‘School Spirits’ fails to successfully spook

The cast of “School Spirits” is pictured above. The cast features numerous well-known names like Peyton List, Milo Manheim and guest actors Josh Zuckerman and Maria Dizzia. // Photo courtesy of Ed Araquel Paramount+

Our Take: 3.5/5 Stars

Coming just in time to save audiences from the between-Halloweens doldrums,  “School Spirits” on Paramount+ is the newest offering in the paranormal coming-of-age high school drama genre. The five episodes of this series released so far, however, make it abundantly clear that this series lacks any distinctiveness to make it memorable.

The story, adapted by Nate Trinrud and Megan Trinrud from their upcoming graphic novel, follows Maddie Nears (Peyton List) as she finds herself deceased and trapped in purgatory at Split River High School, where she is a senior. To her (living) classmates, Maddie is just missing, which upsets her friends Simon (Kristian Flores) and Nicole (Kiara Pichardo), as well as her often-high boyfriend Xavier (Spencer MacPherson), who is an immediate suspect in her disappearance.

Maddie doesn’t know how she died or where her body is. She is informed of her deceased status by a frosty-haired teen spirit named Charley (Nick Pugliese). Allegedly, he died at the high school in the ’90s and has been stuck at the high school in the afterlife since. Charley explains to
Maddie that because she died at the school, she’ll be there indefinitely until she “crosses over” to whatever comes next but that this phenomenon rarely occurs.

Charley takes Maddie to the Split River High Afterlife Support Group led by a Mr. Martin (Josh Zuckerman), who believes that this purgatory is a way for spirits to talk out their pasts so that they can move on and not be stuck at the school forever. Here, Maddie meets more fellow spirits, like football player Wally Clark (Milo Manheim), poet/wannabe beatnik Rhonda (Sarah Yarkin) and an unnamed ’60s-style hippy character (RaeAnne Boon).

Each of these characters, as much potential as they have, unfortunately lack the strong writing needed for them to shine. The desire to keep watching is less driven by fan theories or red herring clues but rather by the writers intentionally hiding information. A lack of real or even potential “ships” makes this show difficult to belong to a fandom. “School Spirits” also suffers the same actor-character age mismatches that other high school dramas like “Riverdale” and “Never Have I Ever” have also been criticized for — few, if any, characters look like they belong
anywhere near a high school.

There is enough this show has, though, to keep watchers going — not the least of
which is List’s strong acting as Maddie. The “Jessie” alum gives her character a scrappy attitude and, in Maddie’s believable annoyance with her situation, offers viewers the freedom to be annoyed as well. The emotion she is able to deliver despite a middling plot and somewhat cheesy script is commendable. List effectively proves that through this mature-rated high school drama, she has the potential to graduate from being perceived as just another Disney Channel star.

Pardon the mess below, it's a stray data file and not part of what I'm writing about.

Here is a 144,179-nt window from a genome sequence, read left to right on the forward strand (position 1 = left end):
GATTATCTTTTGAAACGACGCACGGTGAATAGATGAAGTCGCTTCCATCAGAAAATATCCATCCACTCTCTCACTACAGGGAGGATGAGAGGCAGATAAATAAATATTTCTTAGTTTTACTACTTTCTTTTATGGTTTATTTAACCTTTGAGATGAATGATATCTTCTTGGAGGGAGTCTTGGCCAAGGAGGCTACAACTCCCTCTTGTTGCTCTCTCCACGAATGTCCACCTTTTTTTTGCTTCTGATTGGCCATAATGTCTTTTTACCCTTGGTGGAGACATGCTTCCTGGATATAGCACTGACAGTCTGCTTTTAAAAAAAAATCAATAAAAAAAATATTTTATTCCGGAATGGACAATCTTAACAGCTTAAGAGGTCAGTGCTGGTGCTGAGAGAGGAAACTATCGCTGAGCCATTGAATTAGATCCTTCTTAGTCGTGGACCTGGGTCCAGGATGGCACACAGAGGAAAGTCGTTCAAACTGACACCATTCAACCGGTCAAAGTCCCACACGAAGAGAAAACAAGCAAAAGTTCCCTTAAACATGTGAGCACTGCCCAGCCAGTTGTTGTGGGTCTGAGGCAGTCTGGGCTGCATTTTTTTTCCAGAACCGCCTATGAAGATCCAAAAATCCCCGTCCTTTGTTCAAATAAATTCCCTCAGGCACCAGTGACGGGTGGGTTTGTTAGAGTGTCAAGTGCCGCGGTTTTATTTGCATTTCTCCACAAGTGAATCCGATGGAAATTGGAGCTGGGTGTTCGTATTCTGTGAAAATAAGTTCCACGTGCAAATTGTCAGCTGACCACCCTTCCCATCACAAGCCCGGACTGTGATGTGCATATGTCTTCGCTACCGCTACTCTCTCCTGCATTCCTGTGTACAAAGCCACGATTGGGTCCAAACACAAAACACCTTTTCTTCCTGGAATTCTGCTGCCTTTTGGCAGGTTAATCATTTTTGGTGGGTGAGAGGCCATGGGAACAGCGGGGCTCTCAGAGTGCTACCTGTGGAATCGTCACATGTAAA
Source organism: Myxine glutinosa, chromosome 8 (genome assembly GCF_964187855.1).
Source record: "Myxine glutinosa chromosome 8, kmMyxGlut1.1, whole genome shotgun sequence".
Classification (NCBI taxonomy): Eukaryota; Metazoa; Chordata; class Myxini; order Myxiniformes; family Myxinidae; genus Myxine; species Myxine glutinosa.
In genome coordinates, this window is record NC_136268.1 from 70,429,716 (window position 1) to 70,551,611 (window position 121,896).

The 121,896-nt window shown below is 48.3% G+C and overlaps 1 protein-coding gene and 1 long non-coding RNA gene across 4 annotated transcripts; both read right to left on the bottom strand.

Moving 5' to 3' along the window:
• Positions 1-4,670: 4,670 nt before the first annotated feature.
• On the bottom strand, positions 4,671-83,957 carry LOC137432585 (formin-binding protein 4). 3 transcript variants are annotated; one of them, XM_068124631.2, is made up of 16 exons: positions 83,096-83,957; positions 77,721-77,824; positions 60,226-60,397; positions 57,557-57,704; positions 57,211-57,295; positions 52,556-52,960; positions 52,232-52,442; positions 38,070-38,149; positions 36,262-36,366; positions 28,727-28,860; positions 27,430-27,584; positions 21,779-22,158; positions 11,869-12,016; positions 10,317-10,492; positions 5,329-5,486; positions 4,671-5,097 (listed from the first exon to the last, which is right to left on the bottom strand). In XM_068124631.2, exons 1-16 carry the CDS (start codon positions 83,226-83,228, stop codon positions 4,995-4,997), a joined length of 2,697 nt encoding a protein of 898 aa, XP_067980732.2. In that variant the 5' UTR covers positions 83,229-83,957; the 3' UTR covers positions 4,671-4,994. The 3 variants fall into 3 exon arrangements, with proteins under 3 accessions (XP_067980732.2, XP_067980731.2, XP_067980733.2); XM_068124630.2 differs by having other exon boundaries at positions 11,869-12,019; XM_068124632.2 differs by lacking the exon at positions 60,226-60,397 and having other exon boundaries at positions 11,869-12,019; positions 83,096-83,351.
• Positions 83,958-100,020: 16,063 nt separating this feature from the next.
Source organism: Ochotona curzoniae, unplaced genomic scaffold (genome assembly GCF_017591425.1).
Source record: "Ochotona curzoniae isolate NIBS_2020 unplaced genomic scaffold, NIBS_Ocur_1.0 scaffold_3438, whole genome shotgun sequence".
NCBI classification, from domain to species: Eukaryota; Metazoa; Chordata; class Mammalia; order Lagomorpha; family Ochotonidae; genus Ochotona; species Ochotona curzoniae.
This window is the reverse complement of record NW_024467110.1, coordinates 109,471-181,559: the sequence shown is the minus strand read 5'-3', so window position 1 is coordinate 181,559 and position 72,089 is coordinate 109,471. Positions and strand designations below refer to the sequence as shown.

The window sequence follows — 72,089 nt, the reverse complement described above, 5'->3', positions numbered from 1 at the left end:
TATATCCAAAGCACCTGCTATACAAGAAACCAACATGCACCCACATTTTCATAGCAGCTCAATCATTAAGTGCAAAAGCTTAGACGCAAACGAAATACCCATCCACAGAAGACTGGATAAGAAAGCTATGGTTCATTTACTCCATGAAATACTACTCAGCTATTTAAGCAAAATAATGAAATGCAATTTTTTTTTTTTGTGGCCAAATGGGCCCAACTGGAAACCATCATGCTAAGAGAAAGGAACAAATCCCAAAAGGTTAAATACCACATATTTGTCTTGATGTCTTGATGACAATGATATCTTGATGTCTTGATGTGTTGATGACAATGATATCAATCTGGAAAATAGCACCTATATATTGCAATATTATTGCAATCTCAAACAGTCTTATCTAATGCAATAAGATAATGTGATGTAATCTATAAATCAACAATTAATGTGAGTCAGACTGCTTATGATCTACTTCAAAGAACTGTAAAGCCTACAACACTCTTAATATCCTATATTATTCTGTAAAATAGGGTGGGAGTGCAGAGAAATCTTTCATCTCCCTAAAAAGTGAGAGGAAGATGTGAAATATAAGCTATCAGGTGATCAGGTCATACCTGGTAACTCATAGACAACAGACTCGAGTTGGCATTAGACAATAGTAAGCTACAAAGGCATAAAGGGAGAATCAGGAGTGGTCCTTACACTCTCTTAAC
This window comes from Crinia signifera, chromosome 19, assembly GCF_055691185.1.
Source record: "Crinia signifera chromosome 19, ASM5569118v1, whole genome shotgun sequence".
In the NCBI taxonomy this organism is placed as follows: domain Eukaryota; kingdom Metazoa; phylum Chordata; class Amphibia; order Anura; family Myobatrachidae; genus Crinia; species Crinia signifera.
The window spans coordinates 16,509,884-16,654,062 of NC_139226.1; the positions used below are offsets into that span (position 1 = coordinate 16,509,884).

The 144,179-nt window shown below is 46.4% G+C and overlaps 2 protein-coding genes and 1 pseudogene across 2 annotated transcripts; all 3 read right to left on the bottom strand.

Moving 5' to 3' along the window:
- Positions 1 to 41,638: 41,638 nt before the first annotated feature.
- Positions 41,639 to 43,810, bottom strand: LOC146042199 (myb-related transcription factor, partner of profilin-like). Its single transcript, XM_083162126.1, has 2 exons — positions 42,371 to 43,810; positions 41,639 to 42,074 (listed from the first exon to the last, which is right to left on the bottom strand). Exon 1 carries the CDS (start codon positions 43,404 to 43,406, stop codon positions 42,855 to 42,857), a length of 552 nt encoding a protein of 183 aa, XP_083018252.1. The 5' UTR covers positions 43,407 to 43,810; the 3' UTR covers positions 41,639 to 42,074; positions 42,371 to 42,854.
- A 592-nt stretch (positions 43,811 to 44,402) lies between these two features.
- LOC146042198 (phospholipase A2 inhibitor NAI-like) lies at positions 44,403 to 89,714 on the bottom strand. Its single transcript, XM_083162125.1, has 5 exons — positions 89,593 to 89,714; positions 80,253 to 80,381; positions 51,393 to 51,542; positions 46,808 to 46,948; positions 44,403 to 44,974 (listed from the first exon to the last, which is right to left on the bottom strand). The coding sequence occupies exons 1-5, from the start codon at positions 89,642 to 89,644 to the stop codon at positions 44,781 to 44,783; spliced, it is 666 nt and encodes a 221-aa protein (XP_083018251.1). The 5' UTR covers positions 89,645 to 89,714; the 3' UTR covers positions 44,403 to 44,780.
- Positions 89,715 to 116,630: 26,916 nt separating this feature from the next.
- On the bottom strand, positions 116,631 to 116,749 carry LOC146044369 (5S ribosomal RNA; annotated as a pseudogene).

Surprisingly free of the usual melodrama that usually accompanies shows like this, the writers manage to do some things right. “School Spirits” draws strength in that it at least tries to provide a whodunit with high school-aged characters without resorting to the classic high school house party scene — at least, so far.

Production and editing-wise, Maddie’s endeavors to reconstruct the events of the night she died allow for the series to divide its attention between the days prior to her demise and the present. These flashbacks are presented in a 4:3 aspect ratio (as opposed to the show’s usual 16:9), enabling smooth trans-itions between past and current events. This method of showcasing glimpses of memories and alternating timelines ensures that the mystery unfolds at a moderate pace that maintains the show’s intrigue while avoiding premature spoilers.

Furthermore, there are enough jokes, euphemisms and innuendos scattered throughout the series that watchers can at least have a chuckle as they wait for the next episode (because this definitely feels like one you should watch). The names of each episode should also be appreciated — every one of them references ghost/spooky classics. For example, the pilot is titled “My So-Called Death,” a play on the name of the critically-acclaimed 1994 teen
drama “My So-Called Life.”

Interested watchers can view five of the eight episodes of “School Spirits” on Paramount+ now, with subsequent episodes set to release once a week. The Trinruds’ eponymous graphic novel is set to be released in fall 2023.